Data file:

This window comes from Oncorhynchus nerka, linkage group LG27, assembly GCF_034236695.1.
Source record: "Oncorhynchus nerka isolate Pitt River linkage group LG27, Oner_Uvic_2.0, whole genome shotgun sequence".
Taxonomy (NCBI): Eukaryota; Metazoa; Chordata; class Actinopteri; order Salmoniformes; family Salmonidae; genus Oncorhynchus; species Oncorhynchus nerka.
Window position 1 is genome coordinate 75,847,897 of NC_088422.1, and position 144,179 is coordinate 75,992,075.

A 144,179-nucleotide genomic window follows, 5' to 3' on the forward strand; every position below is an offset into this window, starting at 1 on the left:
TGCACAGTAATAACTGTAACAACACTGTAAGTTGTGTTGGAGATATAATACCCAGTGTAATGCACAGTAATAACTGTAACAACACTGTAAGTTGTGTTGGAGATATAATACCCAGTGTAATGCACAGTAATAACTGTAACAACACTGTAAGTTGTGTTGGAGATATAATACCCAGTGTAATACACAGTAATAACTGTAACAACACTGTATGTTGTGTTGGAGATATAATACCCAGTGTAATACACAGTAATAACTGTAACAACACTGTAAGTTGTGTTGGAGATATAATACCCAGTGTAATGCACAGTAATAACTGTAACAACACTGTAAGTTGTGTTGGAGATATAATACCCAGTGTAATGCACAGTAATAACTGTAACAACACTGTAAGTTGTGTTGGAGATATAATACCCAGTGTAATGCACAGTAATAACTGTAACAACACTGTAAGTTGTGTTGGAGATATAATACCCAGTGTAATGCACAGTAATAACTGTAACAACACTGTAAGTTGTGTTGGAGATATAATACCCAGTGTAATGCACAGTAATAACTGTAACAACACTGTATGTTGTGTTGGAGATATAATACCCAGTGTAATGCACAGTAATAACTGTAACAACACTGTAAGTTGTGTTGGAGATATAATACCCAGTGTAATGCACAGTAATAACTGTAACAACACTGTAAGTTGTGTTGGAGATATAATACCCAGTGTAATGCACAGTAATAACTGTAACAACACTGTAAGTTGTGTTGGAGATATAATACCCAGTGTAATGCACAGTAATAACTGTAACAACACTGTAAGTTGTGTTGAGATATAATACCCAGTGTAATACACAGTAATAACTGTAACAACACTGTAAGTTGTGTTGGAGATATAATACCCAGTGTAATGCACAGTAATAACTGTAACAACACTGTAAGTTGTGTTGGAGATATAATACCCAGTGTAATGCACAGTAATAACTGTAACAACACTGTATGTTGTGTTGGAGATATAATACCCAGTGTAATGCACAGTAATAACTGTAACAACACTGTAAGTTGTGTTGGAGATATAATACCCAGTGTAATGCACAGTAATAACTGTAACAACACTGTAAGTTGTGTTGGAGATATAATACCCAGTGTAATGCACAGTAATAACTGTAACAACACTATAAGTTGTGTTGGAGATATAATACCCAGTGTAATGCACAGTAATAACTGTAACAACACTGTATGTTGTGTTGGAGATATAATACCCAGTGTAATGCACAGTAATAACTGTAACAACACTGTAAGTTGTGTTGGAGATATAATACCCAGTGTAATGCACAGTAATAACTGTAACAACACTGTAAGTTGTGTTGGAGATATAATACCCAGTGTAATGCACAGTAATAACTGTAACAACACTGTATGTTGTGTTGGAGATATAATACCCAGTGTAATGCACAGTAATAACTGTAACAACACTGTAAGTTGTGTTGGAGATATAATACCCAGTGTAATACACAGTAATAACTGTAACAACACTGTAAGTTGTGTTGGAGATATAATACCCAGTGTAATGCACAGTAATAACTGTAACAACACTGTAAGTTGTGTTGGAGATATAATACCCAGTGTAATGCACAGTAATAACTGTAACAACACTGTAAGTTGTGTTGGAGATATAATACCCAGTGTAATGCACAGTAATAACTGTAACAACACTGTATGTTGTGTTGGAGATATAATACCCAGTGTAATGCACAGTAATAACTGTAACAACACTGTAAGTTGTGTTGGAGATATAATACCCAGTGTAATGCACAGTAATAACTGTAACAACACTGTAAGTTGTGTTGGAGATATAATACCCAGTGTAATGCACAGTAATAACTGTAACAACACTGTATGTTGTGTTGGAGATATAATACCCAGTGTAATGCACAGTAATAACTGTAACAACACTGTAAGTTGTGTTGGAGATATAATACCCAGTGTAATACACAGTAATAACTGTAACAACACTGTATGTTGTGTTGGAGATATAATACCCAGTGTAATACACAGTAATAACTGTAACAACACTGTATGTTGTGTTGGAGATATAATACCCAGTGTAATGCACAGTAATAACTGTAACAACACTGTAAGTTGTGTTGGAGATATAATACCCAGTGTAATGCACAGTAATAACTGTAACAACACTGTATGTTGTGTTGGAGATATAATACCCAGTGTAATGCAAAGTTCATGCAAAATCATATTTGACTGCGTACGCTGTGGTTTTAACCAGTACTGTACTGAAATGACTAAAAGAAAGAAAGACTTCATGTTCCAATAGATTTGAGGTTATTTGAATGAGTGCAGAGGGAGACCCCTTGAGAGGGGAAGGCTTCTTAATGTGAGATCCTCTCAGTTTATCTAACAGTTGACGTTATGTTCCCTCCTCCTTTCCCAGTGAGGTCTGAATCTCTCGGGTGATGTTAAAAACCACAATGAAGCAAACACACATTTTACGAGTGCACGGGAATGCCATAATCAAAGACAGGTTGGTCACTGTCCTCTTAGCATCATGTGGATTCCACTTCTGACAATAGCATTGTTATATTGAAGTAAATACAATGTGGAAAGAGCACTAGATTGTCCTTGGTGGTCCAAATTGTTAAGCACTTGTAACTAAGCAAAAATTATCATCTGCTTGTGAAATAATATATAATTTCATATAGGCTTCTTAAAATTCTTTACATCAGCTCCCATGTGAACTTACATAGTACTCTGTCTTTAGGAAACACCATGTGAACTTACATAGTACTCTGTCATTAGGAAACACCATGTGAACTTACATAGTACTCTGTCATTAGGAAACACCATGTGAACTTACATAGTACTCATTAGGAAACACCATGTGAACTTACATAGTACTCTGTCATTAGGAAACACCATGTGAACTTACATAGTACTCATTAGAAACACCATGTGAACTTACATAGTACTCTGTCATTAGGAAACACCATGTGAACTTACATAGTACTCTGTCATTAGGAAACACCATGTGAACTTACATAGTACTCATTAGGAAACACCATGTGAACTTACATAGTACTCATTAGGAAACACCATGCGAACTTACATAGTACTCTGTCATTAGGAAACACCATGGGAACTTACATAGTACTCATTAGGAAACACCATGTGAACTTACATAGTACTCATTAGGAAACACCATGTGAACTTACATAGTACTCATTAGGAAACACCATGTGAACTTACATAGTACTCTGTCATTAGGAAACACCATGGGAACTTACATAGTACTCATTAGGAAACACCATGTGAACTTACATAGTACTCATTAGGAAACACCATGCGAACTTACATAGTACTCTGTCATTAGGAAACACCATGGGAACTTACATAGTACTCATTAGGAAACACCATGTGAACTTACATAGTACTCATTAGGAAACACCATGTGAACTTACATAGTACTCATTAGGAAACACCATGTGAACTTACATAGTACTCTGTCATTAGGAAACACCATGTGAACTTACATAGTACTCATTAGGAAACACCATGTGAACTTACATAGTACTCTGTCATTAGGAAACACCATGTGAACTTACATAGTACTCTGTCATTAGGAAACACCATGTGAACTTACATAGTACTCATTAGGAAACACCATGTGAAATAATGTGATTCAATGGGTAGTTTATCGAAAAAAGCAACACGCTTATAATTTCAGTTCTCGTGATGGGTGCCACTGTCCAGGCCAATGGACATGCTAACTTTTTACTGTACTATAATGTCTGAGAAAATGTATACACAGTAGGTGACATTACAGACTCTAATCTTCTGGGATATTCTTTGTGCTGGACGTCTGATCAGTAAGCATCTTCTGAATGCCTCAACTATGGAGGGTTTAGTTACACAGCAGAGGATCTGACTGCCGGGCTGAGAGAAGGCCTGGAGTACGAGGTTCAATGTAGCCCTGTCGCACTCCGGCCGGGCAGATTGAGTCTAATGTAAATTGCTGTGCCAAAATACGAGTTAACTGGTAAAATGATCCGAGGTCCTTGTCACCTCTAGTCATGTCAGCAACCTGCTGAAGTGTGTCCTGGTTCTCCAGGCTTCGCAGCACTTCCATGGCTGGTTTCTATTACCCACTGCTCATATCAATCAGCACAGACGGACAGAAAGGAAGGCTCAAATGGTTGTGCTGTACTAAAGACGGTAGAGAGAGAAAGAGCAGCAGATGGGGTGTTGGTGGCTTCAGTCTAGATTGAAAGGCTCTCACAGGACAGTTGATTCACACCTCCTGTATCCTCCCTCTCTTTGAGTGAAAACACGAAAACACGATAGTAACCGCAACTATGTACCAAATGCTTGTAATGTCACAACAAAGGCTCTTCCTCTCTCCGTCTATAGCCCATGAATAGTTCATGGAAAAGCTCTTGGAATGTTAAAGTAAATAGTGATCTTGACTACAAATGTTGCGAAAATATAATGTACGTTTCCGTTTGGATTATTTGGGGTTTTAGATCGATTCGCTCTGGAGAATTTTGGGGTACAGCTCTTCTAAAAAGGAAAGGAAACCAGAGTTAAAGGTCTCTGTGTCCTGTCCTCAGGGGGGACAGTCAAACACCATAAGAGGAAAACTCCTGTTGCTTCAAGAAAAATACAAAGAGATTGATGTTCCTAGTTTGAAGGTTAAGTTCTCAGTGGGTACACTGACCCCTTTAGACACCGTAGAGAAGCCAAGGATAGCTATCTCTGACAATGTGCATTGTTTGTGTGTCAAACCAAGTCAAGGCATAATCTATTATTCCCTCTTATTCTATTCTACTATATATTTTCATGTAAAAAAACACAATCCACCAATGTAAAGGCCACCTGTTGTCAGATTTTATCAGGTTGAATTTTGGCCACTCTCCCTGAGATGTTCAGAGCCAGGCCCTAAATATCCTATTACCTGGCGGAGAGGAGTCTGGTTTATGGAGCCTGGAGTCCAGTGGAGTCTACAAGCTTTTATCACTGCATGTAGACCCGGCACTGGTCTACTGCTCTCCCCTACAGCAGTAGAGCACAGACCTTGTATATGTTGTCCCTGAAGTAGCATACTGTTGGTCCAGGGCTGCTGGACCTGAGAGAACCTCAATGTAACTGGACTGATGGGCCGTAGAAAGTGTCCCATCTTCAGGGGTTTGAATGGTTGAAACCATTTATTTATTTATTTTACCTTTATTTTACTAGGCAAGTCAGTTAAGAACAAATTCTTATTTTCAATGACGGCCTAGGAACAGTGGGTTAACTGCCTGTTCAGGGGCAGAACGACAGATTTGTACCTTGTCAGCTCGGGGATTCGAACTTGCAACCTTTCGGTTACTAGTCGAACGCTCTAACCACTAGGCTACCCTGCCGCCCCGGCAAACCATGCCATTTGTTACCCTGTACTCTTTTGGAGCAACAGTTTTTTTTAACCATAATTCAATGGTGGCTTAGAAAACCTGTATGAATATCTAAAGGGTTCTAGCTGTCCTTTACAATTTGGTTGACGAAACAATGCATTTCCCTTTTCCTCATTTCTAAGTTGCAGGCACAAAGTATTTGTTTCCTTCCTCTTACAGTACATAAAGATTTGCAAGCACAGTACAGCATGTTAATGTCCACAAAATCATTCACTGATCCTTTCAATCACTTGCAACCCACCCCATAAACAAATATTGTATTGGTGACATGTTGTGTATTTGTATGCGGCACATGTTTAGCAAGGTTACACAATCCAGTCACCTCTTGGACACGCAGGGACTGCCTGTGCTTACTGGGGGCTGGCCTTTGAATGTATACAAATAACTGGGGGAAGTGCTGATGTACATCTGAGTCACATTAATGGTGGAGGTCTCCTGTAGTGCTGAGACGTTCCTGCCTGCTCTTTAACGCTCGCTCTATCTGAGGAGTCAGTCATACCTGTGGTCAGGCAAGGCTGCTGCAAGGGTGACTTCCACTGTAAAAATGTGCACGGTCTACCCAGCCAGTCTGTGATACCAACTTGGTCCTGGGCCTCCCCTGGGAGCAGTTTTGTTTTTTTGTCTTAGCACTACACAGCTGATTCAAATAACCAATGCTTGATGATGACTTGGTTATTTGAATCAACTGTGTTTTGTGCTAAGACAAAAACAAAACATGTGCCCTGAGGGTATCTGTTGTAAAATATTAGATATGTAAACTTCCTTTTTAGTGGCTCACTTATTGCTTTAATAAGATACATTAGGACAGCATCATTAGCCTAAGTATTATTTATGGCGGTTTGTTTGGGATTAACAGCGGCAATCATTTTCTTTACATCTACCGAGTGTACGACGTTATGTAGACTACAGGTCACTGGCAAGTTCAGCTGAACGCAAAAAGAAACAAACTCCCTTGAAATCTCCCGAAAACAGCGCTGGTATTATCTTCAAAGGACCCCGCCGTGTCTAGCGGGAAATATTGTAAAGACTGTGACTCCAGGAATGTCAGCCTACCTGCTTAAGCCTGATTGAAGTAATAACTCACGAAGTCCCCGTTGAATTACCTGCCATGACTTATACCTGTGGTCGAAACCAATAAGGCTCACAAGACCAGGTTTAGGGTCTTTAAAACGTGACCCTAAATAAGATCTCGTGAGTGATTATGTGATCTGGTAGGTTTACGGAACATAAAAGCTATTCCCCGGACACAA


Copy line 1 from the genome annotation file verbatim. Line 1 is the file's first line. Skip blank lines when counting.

This window comes from Oncorhynchus nerka, linkage group LG27, assembly GCF_034236695.1.